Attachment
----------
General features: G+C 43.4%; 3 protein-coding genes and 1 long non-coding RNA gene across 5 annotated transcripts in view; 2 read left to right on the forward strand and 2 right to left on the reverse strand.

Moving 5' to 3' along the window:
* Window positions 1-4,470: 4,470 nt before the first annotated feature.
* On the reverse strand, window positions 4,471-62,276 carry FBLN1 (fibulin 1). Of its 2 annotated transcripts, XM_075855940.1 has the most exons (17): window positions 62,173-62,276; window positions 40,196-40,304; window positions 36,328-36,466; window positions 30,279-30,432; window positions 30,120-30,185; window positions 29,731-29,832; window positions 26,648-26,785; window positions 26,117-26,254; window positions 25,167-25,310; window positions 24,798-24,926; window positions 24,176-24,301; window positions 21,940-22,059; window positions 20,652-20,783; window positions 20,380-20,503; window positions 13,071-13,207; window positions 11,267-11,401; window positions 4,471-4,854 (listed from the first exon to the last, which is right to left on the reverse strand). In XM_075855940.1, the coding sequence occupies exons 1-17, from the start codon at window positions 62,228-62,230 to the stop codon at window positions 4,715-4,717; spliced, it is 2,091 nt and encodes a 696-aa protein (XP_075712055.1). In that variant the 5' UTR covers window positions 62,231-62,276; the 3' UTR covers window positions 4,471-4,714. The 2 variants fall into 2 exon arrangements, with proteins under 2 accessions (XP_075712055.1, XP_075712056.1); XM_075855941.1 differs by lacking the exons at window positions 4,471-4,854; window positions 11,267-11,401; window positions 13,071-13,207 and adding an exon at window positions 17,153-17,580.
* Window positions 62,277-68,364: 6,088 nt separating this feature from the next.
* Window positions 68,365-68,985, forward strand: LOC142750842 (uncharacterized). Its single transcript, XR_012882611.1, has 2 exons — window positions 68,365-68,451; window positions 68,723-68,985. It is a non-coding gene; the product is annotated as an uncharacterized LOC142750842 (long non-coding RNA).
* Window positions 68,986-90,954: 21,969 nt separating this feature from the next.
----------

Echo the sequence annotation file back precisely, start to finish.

General features: G+C 43.4%; 3 protein-coding genes and 1 long non-coding RNA gene across 5 annotated transcripts in view; 2 read left to right on the forward strand and 2 right to left on the reverse strand.

Moving 5' to 3' along the window:
* Window positions 1-4,470: 4,470 nt before the first annotated feature.
* On the reverse strand, window positions 4,471-62,276 carry FBLN1 (fibulin 1). Of its 2 annotated transcripts, XM_075855940.1 has the most exons (17): window positions 62,173-62,276; window positions 40,196-40,304; window positions 36,328-36,466; window positions 30,279-30,432; window positions 30,120-30,185; window positions 29,731-29,832; window positions 26,648-26,785; window positions 26,117-26,254; window positions 25,167-25,310; window positions 24,798-24,926; window positions 24,176-24,301; window positions 21,940-22,059; window positions 20,652-20,783; window positions 20,380-20,503; window positions 13,071-13,207; window positions 11,267-11,401; window positions 4,471-4,854 (listed from the first exon to the last, which is right to left on the reverse strand). In XM_075855940.1, the coding sequence occupies exons 1-17, from the start codon at window positions 62,228-62,230 to the stop codon at window positions 4,715-4,717; spliced, it is 2,091 nt and encodes a 696-aa protein (XP_075712055.1). In that variant the 5' UTR covers window positions 62,231-62,276; the 3' UTR covers window positions 4,471-4,714. The 2 variants fall into 2 exon arrangements, with proteins under 2 accessions (XP_075712055.1, XP_075712056.1); XM_075855941.1 differs by lacking the exons at window positions 4,471-4,854; window positions 11,267-11,401; window positions 13,071-13,207 and adding an exon at window positions 17,153-17,580.
* Window positions 62,277-68,364: 6,088 nt separating this feature from the next.
* Window positions 68,365-68,985, forward strand: LOC142750842 (uncharacterized). Its single transcript, XR_012882611.1, has 2 exons — window positions 68,365-68,451; window positions 68,723-68,985. It is a non-coding gene; the product is annotated as an uncharacterized LOC142750842 (long non-coding RNA).
* Window positions 68,986-90,954: 21,969 nt separating this feature from the next.